During each individual task, two semiconductor EPD dosimeters were worn by medical staff: one for measuring the daily whole-body dose and another for registering each task dose. Each dose value was obtained directly from both dosimeters and recorded at the end of each task. In the two investigated NM centers, the procedure of setting up an intravenous line has been performed prior to administering the tracer to patient.
Besides the monitoring of daily whole-body dose received by technologists working in two centers, the following tasks concerning PET procedures were investigated:
1-Drawing up of tracer;
2-Injecting the tracer;
3-Removal of intravenous lines.
The wrist dose was recorded by the wristwatch dosimeter only for the tasks 1 and 2. The procedure called "removal of intravenous lines" took into account the whole time spent by the technologist accompanying the patient through entire sequence of this task.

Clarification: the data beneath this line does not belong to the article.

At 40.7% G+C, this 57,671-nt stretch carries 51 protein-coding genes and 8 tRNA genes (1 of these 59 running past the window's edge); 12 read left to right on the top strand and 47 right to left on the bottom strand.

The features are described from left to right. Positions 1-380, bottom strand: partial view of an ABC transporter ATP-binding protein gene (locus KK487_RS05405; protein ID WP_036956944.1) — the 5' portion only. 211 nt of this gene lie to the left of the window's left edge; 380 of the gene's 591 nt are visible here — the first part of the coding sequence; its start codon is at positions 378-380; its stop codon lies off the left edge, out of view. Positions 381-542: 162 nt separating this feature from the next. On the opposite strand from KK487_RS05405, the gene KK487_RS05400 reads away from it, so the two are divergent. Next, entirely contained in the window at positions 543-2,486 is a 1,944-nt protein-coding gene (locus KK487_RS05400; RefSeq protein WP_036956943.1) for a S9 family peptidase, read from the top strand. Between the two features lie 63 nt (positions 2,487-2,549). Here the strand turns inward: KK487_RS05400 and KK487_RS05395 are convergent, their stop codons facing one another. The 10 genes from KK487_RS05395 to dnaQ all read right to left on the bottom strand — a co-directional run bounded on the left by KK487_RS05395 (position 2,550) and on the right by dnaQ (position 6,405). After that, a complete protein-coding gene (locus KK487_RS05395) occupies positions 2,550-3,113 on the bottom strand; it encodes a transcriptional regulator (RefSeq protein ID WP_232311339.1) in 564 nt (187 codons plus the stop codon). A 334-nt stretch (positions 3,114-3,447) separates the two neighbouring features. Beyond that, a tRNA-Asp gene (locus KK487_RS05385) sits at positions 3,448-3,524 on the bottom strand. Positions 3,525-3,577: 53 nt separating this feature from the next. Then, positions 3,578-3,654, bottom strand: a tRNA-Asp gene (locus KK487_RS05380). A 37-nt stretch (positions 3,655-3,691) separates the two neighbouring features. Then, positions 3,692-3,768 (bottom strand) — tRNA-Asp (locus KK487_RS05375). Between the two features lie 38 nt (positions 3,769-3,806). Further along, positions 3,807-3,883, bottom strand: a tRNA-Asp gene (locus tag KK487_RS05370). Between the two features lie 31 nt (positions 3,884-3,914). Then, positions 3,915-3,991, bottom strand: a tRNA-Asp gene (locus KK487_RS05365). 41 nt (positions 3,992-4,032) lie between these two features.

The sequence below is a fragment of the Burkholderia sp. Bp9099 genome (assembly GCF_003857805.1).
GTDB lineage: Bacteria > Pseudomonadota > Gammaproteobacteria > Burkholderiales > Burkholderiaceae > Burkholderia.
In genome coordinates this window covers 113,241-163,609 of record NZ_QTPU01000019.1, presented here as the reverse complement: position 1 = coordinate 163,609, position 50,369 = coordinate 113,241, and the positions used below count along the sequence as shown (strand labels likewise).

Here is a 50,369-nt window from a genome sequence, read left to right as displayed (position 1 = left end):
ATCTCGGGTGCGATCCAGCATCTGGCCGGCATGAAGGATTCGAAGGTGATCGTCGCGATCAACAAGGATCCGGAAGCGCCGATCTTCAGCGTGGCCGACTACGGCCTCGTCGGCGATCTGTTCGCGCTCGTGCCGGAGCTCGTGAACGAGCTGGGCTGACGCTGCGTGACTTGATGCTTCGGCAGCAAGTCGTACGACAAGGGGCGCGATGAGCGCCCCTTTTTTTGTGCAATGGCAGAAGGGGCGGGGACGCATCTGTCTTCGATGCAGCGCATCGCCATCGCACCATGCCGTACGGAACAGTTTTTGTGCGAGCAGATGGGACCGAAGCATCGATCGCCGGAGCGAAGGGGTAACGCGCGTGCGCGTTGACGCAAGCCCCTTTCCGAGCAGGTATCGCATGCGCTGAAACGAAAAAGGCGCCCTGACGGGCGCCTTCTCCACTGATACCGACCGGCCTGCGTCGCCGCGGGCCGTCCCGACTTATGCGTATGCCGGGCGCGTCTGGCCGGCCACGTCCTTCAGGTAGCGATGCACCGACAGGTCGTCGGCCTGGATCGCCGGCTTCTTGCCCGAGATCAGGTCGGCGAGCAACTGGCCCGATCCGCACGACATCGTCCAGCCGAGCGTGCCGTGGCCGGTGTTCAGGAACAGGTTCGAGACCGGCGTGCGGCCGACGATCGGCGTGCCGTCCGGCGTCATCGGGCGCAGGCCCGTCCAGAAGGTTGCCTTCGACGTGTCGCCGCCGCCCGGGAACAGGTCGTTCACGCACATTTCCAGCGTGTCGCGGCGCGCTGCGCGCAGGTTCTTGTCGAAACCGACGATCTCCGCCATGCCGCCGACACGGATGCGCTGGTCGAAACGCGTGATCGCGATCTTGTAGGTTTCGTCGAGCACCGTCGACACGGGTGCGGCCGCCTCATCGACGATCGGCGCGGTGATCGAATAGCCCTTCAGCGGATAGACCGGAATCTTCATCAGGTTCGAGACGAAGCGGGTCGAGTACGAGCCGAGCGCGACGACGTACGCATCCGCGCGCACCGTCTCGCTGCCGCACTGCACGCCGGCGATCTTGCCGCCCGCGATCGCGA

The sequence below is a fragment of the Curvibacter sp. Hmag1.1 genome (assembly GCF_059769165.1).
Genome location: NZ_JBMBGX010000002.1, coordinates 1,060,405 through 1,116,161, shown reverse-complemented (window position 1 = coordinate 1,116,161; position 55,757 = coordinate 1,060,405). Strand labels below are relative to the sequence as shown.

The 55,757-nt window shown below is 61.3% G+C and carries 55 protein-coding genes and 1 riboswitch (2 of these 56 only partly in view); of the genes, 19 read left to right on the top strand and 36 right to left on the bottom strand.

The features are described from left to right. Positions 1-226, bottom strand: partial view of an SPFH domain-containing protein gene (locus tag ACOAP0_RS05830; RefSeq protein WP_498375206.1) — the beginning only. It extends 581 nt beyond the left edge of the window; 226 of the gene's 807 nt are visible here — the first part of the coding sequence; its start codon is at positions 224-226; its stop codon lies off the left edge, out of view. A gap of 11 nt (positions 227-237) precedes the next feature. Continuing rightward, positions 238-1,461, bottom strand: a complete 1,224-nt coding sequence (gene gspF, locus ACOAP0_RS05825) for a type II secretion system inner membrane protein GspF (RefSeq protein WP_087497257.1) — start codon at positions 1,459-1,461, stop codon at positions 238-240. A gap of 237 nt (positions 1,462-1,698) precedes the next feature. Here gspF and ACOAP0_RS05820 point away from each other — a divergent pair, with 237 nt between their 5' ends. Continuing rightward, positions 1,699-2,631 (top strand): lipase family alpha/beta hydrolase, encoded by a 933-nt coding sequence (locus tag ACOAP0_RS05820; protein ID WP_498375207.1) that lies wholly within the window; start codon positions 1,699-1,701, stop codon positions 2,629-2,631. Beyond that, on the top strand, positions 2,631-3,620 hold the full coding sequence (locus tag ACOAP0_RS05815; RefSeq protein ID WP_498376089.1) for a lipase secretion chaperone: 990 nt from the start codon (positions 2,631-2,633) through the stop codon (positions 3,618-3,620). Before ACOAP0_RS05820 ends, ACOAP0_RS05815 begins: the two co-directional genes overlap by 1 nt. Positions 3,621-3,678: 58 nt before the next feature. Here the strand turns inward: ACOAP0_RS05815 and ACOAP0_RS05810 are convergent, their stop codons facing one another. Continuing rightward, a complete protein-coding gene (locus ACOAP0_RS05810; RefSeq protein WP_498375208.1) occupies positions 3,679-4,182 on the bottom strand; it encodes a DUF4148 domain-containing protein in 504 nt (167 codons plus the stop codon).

A total number of 180 whole body PET studies were carried out in this work. The two NM centers administered activities, in MBq, of 306 ± 35 (Center A) and 303 ± 26 (Center B) per patient of 70 kg. Table 1 presents the measured individual dose per activity administered (nSv/MBq) for tasks carried out in Center A, where the mean daily whole body dose absorbed by technologist was 10 µSv. Table 2 shows the individual absorbed dose (nSv/MBq) for tasks performed in the Center B, where the mean daily whole body dose absorbed by technologist was 40 µSv.
It has been observed that the radiation doses to technologist working in PET studies are generally higher than for conventional nuclear medicine (Clarke et al., 1992; Harding et al., 1990, Chiesa et al., 1997; Clarke et al., 1997). However, the direct comparison of doses received by medical staff among PET services is not enough to obtain good perception of nuances in radioprotection conditions and management. For this reason, it was decided, in this work, to analyze the relationship dose per handled radioactivity (in nSv/MBq) instead of absorbed dose only.
From tables 1 and 2, in the case of wrist absorbed doses, only those received during 18FDG drawing up presented similar results for both NM departments, namely about 20 nSv/MBq. Still considering drawing up of tracer, the effective and skin doses were lower in the Center A than in B. This result was associated to the PET-dedicated workstation that is available in the center A. In the center B, the workstation used for this task was not designed to protect the technologist from 511 keV gamma photons.